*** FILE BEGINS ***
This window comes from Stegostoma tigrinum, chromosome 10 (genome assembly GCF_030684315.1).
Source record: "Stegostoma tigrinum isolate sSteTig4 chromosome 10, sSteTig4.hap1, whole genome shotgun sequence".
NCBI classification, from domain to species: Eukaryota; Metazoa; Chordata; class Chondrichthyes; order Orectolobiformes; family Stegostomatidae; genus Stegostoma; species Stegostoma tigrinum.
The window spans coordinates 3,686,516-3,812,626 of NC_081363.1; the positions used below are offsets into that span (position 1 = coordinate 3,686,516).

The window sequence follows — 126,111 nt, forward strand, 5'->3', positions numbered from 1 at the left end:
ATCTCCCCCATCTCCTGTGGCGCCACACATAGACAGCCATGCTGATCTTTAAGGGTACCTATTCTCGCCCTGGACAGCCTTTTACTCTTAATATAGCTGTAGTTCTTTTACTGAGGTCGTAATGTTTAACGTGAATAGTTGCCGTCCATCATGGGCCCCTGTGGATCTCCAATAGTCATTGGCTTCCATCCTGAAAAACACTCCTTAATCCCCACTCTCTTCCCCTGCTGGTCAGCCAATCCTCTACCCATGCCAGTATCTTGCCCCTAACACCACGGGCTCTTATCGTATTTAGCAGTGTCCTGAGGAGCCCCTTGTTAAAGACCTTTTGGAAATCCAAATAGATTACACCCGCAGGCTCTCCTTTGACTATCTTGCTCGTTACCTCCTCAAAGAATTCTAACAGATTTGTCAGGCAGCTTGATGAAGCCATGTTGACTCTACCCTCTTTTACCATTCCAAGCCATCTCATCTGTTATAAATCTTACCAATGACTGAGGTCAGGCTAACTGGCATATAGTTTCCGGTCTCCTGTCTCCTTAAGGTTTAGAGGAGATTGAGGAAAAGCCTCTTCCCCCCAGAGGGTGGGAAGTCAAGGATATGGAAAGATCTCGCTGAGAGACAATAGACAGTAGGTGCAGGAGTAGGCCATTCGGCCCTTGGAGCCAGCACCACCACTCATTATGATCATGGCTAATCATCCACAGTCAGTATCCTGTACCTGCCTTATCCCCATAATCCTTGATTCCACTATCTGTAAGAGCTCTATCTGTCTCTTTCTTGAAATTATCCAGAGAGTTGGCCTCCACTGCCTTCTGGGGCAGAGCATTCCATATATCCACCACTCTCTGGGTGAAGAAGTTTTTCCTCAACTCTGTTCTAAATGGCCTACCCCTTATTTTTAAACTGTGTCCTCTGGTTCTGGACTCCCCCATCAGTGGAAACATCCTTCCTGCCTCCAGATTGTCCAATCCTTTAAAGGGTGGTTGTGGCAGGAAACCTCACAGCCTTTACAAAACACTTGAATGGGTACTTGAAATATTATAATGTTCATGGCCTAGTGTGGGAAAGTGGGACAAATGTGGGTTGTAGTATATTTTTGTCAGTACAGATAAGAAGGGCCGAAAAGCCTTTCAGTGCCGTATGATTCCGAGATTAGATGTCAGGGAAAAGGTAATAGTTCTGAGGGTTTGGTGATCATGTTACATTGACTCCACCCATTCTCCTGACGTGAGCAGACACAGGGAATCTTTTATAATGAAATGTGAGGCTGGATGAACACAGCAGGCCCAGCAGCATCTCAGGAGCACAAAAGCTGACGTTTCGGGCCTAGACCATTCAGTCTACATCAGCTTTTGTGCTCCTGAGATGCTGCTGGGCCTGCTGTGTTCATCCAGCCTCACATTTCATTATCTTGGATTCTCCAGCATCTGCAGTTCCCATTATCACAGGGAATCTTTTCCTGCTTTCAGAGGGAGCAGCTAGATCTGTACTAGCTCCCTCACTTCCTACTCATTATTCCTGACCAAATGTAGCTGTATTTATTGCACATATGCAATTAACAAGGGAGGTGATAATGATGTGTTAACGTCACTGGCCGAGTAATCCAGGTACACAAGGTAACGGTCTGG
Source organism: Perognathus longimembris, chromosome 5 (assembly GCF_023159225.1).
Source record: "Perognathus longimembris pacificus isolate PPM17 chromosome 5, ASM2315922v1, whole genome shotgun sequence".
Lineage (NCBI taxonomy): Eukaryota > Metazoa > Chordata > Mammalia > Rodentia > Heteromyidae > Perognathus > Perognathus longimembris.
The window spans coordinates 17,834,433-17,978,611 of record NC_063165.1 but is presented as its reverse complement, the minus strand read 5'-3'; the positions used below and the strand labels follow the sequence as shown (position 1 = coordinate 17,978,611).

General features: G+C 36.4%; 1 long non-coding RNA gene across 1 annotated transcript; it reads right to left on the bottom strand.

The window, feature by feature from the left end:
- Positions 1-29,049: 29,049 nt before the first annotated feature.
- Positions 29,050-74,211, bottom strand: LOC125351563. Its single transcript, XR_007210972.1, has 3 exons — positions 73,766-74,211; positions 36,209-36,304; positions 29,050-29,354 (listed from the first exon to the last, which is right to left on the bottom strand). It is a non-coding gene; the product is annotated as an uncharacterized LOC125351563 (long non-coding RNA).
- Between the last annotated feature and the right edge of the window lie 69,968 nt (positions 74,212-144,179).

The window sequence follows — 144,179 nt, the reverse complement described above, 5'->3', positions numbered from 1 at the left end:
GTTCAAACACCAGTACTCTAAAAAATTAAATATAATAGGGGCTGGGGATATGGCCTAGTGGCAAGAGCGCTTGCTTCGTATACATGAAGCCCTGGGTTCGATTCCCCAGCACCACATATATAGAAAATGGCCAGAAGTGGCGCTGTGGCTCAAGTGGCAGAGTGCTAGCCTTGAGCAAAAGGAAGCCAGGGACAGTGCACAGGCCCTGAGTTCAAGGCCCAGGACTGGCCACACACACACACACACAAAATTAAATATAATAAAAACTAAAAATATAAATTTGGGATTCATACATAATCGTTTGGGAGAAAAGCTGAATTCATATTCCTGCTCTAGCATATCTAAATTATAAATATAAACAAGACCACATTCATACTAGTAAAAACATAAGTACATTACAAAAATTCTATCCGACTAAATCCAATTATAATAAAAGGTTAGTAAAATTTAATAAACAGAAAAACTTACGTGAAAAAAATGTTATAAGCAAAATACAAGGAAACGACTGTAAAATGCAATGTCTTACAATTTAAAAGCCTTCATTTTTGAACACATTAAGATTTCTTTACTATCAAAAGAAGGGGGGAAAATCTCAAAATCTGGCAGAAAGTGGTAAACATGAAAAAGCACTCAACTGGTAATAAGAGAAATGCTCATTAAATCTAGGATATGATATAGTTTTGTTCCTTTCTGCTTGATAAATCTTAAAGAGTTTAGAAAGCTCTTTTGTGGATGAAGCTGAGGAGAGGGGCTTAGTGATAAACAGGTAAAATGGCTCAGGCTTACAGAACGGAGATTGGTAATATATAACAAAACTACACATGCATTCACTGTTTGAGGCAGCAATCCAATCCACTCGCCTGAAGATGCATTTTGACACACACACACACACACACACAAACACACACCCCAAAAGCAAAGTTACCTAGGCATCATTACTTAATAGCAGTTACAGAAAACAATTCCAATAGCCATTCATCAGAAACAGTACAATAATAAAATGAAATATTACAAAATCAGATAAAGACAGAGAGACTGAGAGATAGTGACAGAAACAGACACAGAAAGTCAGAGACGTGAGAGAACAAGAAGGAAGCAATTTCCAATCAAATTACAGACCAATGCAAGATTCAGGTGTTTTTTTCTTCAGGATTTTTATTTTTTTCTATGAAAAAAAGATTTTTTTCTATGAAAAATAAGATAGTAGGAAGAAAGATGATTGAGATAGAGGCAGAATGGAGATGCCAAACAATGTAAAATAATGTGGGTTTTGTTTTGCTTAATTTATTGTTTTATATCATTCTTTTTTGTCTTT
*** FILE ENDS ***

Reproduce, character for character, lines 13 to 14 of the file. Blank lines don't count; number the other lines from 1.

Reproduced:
- Positions 1-29,049: 29,049 nt before the first annotated feature.
- Positions 29,050-74,211, bottom strand: LOC125351563. Its single transcript, XR_007210972.1, has 3 exons — positions 73,766-74,211; positions 36,209-36,304; positions 29,050-29,354 (listed from the first exon to the last, which is right to left on the bottom strand). It is a non-coding gene; the product is annotated as an uncharacterized LOC125351563 (long non-coding RNA).